A Comparative Study of Magic Realism in Works of Neil Gaiman and Angela Carter

Authors

DOI:

https://doi.org/10.53032/TCL.2021.6.3.18

Keywords:

Magic Realism, Fiction, Juvenile Literature, Supernatural

Abstract

Since the release of Gabriel Garciá Márquez’s One Hundred Years of Solitude, Magical Realism has been in favour as a narrative style or genre in adult fiction. The representation of the genre in children’s and juvenile literature, on the other hand, is a recent trend; the components of the genre have been tracked and proven to be genuinely important in the interpretation of current children’s fiction, such as David Almond’s Skelling (1998). The aim of this paper is to look at the elements of magical realism in Neil Gaiman’s Coraline and Angela Carter’s Nights at the Circus works in this respect.

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References

Bealer, Tracy L and Rachel Luria. “Traveling with the Gods.” Neil Gaiman and Philosophy: Gods Gone Wild!, edited by Tracy L. Bealer et al., Open Court, 2012.

Carter Angela. Nights at the Circus. Vintage. Random House, 1994.

Gaiman, Neil. Coraline. Bloomsbury, 2013.

Green, Melody. “Ravens, Librarians and Beautiful Ladies: Bhaktinian Dialogism in the Gothic Mythology of Neil Gaiman and George McDonald.” The Mythological Dimensions of Neil Gaiman, edited by Anthony S. Burdge et al., Kitsen Books, 2013.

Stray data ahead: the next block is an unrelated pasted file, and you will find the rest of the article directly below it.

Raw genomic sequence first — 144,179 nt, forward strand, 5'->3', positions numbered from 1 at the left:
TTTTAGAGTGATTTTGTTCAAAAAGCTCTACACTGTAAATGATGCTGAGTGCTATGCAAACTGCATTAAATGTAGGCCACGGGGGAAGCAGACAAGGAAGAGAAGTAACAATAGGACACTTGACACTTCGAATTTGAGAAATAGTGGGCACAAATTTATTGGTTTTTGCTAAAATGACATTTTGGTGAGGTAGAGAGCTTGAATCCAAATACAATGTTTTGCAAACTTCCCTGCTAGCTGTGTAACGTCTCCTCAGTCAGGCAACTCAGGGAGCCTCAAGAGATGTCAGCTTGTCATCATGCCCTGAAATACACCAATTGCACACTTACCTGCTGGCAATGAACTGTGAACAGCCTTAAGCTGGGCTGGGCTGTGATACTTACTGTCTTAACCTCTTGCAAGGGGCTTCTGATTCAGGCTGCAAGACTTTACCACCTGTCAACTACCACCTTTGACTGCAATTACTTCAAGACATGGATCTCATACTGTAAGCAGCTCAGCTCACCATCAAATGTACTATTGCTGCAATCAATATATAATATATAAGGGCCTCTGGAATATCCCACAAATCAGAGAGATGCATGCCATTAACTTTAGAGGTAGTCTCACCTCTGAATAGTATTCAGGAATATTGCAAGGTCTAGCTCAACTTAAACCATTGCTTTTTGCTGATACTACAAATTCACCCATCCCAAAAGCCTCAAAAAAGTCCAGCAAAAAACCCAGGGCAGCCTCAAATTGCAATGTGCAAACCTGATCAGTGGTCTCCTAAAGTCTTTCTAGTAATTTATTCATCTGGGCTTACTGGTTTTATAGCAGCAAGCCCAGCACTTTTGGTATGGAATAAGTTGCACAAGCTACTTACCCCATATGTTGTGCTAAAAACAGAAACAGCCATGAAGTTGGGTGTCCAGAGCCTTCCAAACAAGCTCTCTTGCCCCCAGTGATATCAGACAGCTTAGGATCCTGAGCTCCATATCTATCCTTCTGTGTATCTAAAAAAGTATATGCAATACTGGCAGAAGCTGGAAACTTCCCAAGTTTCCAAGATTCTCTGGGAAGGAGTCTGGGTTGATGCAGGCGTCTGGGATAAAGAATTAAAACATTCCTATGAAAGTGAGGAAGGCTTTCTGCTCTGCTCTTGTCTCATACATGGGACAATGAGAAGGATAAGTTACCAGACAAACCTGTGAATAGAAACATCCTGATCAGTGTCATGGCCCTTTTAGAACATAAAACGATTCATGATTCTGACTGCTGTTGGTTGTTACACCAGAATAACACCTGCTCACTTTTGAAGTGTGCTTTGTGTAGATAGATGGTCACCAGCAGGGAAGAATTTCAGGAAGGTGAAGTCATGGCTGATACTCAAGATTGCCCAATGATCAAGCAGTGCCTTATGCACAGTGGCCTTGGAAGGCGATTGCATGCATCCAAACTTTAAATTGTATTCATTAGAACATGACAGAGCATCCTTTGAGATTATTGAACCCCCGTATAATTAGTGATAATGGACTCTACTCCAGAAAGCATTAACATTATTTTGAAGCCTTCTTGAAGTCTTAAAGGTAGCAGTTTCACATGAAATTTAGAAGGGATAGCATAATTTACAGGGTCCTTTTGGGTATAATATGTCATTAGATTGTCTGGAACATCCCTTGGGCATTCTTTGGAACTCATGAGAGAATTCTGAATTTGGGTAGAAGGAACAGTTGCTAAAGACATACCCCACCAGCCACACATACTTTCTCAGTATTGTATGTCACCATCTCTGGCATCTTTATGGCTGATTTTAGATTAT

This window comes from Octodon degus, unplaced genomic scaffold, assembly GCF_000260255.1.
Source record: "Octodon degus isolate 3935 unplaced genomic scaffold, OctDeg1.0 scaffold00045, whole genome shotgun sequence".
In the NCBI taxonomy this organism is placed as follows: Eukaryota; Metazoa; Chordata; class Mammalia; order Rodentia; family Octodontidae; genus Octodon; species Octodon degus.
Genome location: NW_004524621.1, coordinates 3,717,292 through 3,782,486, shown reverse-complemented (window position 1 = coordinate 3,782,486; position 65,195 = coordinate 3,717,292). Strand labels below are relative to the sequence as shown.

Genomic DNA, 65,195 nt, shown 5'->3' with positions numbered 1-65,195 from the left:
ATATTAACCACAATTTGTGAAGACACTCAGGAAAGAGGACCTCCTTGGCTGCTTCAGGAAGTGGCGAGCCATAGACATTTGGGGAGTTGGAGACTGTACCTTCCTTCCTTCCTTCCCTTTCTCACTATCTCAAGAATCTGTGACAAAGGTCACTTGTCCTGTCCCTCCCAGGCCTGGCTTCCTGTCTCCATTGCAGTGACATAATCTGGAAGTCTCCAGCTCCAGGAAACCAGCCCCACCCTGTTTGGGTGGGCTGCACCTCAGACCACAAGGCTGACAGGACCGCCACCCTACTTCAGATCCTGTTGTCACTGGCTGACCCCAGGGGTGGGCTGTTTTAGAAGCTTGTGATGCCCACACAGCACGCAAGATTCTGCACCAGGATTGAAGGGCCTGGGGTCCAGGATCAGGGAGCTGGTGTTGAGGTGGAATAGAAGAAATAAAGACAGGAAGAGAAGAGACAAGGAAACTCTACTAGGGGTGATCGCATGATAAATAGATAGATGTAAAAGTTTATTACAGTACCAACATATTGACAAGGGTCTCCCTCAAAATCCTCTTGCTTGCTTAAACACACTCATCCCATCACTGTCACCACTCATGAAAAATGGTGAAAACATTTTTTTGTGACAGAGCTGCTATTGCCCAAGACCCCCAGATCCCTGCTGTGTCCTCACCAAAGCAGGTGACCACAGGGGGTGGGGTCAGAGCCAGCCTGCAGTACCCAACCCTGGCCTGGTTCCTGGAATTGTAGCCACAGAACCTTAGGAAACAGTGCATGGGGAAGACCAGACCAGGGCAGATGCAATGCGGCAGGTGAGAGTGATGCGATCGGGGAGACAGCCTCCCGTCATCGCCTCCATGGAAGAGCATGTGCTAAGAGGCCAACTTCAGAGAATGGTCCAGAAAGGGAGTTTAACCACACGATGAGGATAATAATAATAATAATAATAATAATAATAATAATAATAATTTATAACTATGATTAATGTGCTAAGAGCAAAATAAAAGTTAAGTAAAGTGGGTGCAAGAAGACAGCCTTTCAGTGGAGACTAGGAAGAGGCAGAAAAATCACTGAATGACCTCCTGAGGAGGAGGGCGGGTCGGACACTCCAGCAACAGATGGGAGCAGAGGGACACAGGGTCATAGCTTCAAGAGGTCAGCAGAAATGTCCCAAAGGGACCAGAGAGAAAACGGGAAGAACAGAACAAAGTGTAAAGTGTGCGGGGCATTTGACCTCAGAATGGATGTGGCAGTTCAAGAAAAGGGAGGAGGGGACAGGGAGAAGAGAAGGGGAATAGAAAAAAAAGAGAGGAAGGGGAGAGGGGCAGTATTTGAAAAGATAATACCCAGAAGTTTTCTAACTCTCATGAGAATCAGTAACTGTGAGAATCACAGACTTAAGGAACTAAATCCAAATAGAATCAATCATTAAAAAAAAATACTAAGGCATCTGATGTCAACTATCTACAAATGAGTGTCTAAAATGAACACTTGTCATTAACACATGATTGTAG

Hsia, Chen-I. Deconstructing Binary Opposition in Angela Carter’s “Nights at the Circus.” Taiwan: National Chengchi University, 2005.

Porter, Lynnette. “Magic and Dreams and Good Madness”. Preface. The Mythological Dimensions of Neil Gaiman, edited by Anthony S. Burdge et al., Kitsen Books, 2013

Stoddart, Helen. Angela Carter’s “Nights at the Circus”. Routledge, 2007.

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Published

2021-08-30

How to Cite

Mahesh Chandra Tiwari. (2021). A Comparative Study of Magic Realism in Works of Neil Gaiman and Angela Carter. The Creative Launcher, 6(3), 86–91. https://doi.org/10.53032/TCL.2021.6.3.18